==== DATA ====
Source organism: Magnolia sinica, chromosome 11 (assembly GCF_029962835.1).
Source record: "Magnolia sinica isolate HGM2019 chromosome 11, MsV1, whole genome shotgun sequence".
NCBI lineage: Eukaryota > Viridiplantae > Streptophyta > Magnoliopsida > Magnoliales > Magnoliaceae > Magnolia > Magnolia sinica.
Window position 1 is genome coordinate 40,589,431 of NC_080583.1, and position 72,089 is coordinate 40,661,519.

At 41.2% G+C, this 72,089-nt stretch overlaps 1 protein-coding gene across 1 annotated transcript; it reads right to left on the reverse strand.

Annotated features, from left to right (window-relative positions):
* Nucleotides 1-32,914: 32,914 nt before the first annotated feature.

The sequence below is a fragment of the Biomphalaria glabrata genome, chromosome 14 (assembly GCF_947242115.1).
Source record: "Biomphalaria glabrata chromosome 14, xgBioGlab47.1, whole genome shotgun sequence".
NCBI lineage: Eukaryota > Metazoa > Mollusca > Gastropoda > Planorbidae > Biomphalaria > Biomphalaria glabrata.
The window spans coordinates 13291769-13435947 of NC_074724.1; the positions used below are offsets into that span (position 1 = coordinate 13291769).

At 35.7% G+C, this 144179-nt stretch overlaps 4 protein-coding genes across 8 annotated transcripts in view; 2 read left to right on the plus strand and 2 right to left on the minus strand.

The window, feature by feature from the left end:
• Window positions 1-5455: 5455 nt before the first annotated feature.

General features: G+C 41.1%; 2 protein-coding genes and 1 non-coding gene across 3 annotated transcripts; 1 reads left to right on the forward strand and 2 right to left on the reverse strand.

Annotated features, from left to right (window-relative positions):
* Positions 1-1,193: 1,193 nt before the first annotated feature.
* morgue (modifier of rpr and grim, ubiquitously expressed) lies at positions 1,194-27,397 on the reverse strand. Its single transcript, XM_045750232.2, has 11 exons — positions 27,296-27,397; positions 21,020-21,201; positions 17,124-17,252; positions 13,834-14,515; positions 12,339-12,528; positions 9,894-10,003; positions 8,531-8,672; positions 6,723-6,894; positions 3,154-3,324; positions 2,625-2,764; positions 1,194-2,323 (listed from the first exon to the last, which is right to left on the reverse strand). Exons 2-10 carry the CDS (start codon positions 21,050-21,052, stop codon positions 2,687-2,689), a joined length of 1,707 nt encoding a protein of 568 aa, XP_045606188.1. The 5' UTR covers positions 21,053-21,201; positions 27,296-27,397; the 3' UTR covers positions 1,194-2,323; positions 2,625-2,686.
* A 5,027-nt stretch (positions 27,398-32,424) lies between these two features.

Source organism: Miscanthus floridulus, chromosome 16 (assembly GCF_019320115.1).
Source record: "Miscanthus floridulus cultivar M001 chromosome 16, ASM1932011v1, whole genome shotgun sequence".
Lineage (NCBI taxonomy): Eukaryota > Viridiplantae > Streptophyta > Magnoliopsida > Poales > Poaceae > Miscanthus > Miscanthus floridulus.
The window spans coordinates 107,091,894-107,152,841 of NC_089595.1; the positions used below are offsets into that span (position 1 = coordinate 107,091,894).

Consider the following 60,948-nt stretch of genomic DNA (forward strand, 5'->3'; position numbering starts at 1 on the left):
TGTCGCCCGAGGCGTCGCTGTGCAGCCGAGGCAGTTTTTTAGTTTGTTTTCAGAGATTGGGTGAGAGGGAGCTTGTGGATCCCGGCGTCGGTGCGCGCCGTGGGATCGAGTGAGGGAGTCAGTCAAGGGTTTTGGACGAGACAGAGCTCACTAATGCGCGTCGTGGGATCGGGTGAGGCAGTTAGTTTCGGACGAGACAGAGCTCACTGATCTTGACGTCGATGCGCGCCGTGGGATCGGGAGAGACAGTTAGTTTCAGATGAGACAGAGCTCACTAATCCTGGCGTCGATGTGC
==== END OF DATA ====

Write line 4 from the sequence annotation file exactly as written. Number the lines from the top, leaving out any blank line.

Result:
Window position 1 is genome coordinate 40,589,431 of NC_080583.1, and position 72,089 is coordinate 40,661,519.